In addition to opioids, spinal surgery has become common management of chronic neck and LBP. Over the past 2 decades the rates of lumbar spine surgery have steadily increased despite the prevalence of low back pain remaining steady over the past 2 decades.9 Reoperation rates for lumbar spine surgery are between 17- 28% at 11 years post-operation, fusion vs laminectomy respectively.9 With the steady increase of spinal surgery over the past 2 decades, there will also be an associated increase in patients who suffer from failed back surgery syndrome (FBSS). FBSS, described as persistent or recurrent pain after spinal surgery, occurs in up to 10- 40% of patients who undergo low back surgery.10 Currently, the clinical guidelines on the management of FBSS remain unclear although there is some evidence supporting the use of spinal manipulation and or mobilization post-surgically. However, the evidence supporting spinal manipulation and or mobilization post-surgically is currently limited to only case reports and case series, the largest of which described chiropractic management consisting of Cox Flexion Distraction Protocol for 32 post-surgical lumbar spine patients through a retrospective case series. Of the 32 patients in the case-series, 30 reported a decrease in their pain score. Across all surgical groups the average pain score was 6.4 at presentation and was reduced to 2.3 on average after an average of 14 treatments over 63 days. No patients reported an increase in pain with treatment, and only 2 reported no change. There were no adverse effects reported.11 Coulis and Lisi described the chiropractic management of 3 postoperative spine patients with various manual therapies including high-velocity low-amplitude manipulation (HVLA). Two of the 3 patients had underwent low back surgery, of which 1 patient had an L-5 laminectomy, left L4-5 nerve root decompression and right L5-S1 nerve root decompression while the other had L3-L5 laminectomy. A 3rd patient had undergone surgical fusion of the cervical spine from C3-T3. One low back pain patient was treated with HVLA spinal manipulation and flexion/distraction while the other low back pain patient was treated with just flexion distraction. The cervical spine pain patient was treated with HVLA of C1-C2 and T3-T6. Both LBP patients reported improvements in pain and or function of 50%. The cervical pain patient reported typically 33% reduction of pain. They reported no adverse reactions.12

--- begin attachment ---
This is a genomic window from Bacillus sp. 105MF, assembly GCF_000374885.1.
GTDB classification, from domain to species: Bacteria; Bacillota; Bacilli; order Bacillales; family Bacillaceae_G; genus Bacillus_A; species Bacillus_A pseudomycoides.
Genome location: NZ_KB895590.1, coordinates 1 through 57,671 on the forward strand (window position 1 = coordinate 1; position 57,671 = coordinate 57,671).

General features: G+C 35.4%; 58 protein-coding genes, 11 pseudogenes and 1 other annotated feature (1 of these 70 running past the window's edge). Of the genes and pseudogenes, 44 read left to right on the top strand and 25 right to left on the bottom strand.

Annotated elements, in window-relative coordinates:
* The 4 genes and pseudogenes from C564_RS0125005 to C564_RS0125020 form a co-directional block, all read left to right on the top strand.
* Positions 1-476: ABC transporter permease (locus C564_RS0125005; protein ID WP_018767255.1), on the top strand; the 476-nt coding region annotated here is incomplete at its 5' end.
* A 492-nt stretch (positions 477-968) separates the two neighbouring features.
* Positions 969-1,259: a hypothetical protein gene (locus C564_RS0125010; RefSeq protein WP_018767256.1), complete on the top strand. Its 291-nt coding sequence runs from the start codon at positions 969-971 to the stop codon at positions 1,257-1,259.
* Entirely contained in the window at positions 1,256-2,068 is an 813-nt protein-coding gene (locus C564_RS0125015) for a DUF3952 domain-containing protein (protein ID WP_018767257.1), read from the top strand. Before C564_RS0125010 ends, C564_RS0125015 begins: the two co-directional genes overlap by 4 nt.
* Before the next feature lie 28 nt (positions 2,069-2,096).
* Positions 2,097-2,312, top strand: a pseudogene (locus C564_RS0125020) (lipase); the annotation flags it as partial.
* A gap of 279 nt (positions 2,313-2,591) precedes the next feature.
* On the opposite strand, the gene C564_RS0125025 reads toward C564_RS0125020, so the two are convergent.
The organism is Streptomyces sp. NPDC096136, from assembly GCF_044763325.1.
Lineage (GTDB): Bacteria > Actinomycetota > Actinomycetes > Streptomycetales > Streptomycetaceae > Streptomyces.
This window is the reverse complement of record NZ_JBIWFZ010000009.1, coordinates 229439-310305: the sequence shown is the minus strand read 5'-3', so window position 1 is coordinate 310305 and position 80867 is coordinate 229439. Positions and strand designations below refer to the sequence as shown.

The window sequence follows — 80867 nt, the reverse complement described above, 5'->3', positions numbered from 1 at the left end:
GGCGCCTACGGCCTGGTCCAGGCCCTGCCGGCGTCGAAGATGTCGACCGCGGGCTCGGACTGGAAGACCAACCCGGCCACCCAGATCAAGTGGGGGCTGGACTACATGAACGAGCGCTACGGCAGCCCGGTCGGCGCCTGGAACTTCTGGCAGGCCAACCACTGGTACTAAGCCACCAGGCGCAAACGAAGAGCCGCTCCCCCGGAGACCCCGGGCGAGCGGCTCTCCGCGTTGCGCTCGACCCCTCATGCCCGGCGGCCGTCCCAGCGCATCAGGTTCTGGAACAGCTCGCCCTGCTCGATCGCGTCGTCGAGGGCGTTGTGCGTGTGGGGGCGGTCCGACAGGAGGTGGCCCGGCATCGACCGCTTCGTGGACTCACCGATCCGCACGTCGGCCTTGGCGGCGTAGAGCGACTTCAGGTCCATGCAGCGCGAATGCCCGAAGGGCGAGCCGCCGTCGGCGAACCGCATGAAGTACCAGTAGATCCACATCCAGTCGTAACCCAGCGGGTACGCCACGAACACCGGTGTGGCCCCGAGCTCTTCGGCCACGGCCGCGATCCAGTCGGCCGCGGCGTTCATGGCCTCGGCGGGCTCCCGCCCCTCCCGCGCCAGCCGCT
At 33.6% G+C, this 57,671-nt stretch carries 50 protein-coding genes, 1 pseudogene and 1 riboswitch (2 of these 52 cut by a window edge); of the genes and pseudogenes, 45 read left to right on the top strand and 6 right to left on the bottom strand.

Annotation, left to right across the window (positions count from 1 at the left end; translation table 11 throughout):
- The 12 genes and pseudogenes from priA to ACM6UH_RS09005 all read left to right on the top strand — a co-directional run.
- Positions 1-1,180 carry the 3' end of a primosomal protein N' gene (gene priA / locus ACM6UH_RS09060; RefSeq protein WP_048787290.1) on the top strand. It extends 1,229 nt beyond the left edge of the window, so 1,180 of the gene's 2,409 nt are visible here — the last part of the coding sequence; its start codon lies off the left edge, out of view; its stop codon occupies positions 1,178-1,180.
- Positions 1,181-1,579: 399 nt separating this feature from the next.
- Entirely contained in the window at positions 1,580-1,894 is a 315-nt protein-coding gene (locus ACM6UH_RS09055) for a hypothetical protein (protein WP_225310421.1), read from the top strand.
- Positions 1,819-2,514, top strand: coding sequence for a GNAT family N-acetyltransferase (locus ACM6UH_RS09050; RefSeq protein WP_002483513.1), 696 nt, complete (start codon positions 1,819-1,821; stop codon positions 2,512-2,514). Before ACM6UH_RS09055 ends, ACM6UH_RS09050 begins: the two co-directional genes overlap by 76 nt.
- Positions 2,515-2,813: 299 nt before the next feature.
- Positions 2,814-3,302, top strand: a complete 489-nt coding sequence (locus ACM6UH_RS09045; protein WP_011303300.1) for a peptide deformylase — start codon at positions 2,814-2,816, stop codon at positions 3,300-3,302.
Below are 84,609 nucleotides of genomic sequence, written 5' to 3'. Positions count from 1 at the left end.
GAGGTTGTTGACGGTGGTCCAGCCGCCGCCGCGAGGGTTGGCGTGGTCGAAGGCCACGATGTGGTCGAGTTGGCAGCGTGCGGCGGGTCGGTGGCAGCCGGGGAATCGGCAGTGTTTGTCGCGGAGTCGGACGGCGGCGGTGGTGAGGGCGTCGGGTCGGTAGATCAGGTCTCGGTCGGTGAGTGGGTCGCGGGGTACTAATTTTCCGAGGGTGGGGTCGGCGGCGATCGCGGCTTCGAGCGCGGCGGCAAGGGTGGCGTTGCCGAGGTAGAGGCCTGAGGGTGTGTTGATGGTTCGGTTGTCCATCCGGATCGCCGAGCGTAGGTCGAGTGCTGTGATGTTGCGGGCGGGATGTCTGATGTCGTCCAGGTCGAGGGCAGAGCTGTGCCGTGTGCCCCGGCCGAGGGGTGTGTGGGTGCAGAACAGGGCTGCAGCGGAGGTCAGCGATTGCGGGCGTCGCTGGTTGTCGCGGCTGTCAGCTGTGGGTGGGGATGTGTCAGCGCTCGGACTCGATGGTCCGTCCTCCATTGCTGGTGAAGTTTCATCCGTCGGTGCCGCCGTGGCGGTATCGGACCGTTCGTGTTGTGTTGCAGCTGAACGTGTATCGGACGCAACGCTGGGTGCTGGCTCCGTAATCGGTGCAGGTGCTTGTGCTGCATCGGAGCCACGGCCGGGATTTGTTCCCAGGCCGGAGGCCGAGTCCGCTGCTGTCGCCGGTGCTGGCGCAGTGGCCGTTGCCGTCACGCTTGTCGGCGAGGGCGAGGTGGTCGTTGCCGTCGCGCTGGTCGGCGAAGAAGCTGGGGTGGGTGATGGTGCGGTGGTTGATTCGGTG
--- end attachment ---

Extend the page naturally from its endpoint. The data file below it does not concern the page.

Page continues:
Due to decades of over-prescribing opioids for the treatment of chronic pain there is a clear opioid crisis within the United States. Although major steps have been taken in safely prescribing opioids moving forward, it is less clear how to handle patients on LTOT. Guidelines suggest individual tapering plans geared toward the patient to safely taper them from their LTOT. However, these guidelines offer little guidance in exactly how to accomplish tapering LTOT patients from daily opioids. This case, while limited as a case report, aims to offer some clinical insight into the means of safely tapering a patient from LTOT through integrative care including spinal manipulation and active rehabilitation.

The continued increase in the prevalence of back surgery for managing chronic pain FBSS will also likely continue to rise. As opioid use for chronic pain declines, it is important to explore novel approaches for managing FBSS. This case suggest that manual therapies, including manual spinal manipulation, can be both a safe treatment option for FBSS. This case appears to be unique because it addresses the challenges of managing both a LTOT patient being tapered from daily opioid use who also has FBSS.

A trial of chiropractic care with supplemental at-home active rehabilitation was able to help a postsurgical spinal pain patient who was also being safely tapered from long-term opioid therapy.